Thursday, March 7, 2013

Trixter - Halfway Jam

Magic, Silly Rabbit's and kids, levitation, David Blaine, Cheap Trick, Vegas and Harry Houdini, each of these are associated in some way to "tricks".  Whether it be magicians, cities, or breakfast cereal we all have a curiosity with tricks.  While we were young, we would stare intently, watching someone doing some type of magic trick, and we would sit mesmerized as the magician (or an uncle at a family gathering) did some type of trick whatever it was.  In the summer of 2012 I felt like that child as I stared at a stage in Royalton, MN.  You may ask yourself, why?  What does magic and Royalton, MN have to do with magic?  Well...

Royalton, MN is home to an incredible music festival each summer (Halfway Jam) and as the summer of 2012 was coming to an end, I found myself watching yet another '80's hair metal band.  The band was "Trixter" (which fits into the magic theme nicely) and interestingly like several of the bands I have previously seen and written about, they are from New Jersey.

I would like to believe that from time to time we sit back and think back to the world that was and those bands we seemed to associate with our youth (I'm not the only one right?).  The reference to New Jersey fits into that association (yes I mean that) as so many of the bands of my generation seemed to bubble up to the surface like a long forgotten toxic waste dump (no that is NOT a jab at New Jersey).  During my sentence in the era of the '80's (not a prison sentence, the era of hair), bands from New Jersey were everywhere.  Bands like "Skid Row", "Bon Jovi", (and from the world of punk, "The Misfits", "Danzig") and "Sebastian Bach" began to fill the airwaves but there is another band that grew out of the same state and I would be remiss if I didn't mention them: Trixter.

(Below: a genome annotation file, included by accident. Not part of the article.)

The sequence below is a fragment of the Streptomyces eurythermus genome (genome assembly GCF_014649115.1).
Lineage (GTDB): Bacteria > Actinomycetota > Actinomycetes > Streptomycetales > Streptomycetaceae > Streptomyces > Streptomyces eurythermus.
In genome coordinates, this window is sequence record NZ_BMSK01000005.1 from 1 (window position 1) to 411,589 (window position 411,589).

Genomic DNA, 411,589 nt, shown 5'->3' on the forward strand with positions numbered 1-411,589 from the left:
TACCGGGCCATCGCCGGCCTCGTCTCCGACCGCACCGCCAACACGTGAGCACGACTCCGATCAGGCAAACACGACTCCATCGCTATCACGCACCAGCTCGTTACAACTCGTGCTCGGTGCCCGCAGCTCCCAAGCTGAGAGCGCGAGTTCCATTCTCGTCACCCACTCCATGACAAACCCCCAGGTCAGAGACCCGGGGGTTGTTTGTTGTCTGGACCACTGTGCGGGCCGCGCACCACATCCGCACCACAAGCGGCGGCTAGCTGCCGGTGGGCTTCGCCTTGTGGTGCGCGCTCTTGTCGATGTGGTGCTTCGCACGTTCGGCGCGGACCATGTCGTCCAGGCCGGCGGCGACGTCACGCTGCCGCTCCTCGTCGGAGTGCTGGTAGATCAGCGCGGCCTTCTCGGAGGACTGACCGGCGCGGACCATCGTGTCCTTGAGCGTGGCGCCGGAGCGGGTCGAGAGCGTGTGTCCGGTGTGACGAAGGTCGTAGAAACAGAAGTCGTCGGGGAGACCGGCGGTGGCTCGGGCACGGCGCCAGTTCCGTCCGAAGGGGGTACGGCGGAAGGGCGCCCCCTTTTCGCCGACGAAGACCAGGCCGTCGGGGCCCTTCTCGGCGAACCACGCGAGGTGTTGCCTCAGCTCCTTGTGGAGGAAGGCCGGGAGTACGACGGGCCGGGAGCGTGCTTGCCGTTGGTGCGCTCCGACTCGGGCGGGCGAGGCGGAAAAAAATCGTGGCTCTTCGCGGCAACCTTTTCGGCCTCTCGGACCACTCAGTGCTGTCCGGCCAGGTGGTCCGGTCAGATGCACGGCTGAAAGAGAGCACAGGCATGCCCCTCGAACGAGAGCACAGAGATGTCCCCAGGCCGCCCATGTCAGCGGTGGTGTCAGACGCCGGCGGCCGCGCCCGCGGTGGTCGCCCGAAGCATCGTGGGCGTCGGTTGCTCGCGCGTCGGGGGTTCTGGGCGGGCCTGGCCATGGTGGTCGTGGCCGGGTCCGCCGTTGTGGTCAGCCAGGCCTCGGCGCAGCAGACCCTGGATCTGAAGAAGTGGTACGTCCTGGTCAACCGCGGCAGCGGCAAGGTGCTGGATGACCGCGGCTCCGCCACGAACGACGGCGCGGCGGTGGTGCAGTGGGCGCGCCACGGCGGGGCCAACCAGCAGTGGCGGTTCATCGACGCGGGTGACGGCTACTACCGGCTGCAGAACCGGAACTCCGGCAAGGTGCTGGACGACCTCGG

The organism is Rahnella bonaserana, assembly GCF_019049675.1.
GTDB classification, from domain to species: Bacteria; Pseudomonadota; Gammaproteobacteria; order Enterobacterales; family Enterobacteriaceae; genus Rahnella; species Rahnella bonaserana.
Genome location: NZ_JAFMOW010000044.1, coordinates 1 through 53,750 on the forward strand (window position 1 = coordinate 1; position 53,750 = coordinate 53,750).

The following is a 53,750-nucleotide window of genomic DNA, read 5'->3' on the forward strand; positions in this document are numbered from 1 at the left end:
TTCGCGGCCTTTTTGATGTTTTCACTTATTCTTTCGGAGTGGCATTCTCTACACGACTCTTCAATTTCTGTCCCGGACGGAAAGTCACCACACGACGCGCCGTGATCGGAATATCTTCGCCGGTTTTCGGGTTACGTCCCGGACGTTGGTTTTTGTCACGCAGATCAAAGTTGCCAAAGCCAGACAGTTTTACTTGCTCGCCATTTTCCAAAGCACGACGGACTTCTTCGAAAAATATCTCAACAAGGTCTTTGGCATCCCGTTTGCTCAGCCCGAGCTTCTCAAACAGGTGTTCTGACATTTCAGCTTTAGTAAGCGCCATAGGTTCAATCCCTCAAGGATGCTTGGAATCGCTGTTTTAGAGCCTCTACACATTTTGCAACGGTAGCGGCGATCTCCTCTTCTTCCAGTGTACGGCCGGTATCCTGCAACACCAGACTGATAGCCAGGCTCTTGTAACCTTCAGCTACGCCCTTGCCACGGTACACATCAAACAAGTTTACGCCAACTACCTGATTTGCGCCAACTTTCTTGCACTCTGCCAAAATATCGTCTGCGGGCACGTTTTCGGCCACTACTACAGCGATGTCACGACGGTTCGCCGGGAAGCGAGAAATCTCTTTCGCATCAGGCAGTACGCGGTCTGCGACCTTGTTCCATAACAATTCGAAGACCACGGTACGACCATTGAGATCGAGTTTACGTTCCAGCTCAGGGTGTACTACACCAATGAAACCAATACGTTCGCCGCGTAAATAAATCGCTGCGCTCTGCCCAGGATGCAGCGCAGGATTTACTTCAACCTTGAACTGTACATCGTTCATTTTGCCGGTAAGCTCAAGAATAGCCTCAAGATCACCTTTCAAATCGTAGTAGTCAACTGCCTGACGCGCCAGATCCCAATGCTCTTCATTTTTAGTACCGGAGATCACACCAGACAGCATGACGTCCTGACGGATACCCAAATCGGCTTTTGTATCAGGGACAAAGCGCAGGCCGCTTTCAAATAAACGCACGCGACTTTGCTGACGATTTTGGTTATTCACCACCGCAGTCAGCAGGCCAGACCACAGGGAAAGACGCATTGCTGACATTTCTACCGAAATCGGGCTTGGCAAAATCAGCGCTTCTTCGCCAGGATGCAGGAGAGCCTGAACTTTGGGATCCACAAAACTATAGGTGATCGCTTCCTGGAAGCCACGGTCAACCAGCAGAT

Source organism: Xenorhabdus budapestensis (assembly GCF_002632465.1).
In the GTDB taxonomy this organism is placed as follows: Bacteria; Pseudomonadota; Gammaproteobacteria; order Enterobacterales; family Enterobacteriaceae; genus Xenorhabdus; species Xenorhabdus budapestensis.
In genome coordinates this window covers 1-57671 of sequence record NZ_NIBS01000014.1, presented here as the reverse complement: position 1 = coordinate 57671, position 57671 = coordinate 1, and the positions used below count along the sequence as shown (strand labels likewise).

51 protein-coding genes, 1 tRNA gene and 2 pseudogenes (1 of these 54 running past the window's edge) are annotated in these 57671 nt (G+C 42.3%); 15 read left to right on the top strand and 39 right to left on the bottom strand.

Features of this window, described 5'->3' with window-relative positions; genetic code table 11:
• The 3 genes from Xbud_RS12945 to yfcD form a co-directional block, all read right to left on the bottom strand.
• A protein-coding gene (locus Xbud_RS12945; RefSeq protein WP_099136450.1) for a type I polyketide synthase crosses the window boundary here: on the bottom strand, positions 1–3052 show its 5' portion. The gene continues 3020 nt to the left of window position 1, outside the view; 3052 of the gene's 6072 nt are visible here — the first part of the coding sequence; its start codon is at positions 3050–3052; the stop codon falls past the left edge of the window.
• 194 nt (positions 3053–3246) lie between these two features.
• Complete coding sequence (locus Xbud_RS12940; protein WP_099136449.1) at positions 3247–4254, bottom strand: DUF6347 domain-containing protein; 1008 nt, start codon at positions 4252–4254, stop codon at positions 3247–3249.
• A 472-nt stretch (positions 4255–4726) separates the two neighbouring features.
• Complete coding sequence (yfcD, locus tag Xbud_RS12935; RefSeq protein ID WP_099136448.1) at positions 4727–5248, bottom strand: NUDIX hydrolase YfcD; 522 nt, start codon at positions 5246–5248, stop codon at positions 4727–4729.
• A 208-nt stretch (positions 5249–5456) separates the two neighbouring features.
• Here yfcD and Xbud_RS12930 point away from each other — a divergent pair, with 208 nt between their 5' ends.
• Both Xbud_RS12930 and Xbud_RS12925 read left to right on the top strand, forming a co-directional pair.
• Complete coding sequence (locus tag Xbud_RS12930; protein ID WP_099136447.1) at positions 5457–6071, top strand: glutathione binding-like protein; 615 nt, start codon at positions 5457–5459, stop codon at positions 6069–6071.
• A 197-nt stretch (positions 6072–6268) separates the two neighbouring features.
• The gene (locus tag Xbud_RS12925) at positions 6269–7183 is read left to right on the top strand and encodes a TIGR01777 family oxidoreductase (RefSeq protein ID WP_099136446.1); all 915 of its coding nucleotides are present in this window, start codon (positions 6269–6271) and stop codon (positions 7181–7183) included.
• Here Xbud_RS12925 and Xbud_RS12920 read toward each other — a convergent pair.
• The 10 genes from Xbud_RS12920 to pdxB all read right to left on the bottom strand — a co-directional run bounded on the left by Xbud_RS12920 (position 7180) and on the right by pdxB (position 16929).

"Trixter" was formed in Paramus, New Jersey in 1983, with their success on the national stage coming with the release of their self-titled album, "Trixter".  Within the confines of the world of hair, Trixter had relative success with their first single, "Line of Fire" and increased success with the releases of "Give It to Me Good" and "One in a Million".  With the success of their first album (Gold record and 28th on the charts), the band unfortunately fell prey to the "onslaught" of the over-hyped "grunge movement" and the sales of their second album didn't have the same success of the first.

"Trixter" was yet another enigma in my world, it was another passing band that I missed and I really never got into their music.  I knew of their music through the station changing of people would do to my radio but that really was it.  Let's take a step back to the 2012 edition of "Halfway Jam" and the appearance of "Trixter".  I have to be honest, "Halfway Jam" is one of the best places to see bands that you weren't able to see previously.  As "Trixter" took the stage it became blatantly obvious what I had missed.

Much like a whirlwind, I was taken by surprise as I watched the band take the stage.  Its pretty simple to explain their entire show with one word:  Energy.  This band, "Trixter" rather, brought pure energy and really, really surprised me.  I say surprised not because I didn't think they were a "one-hit wonder", but surprised that I never paid attention to them sooner.  In the case of "Trixter" I believe that the "grunge movement" may have really hurt them and it really was a shame.

© 2012
When the band took the stage long forgotten was the long hair, tight jeans and the '80's and despite all of that the talent remained.  The night was creeping in with an attitude that was reminiscent of those late '80's.  Arriving on the stage were four guys that looked like they could have just come from work and were hanging out.

Drummers never get the attention they deserve (just ask one) so its time to shake it up a little.  Mark "Gus" Scott is that very capable drummer, he beat the skins so hard I would have assumed they owed him money.  The backbone of any band is the drummer and Scott didn't disappoint.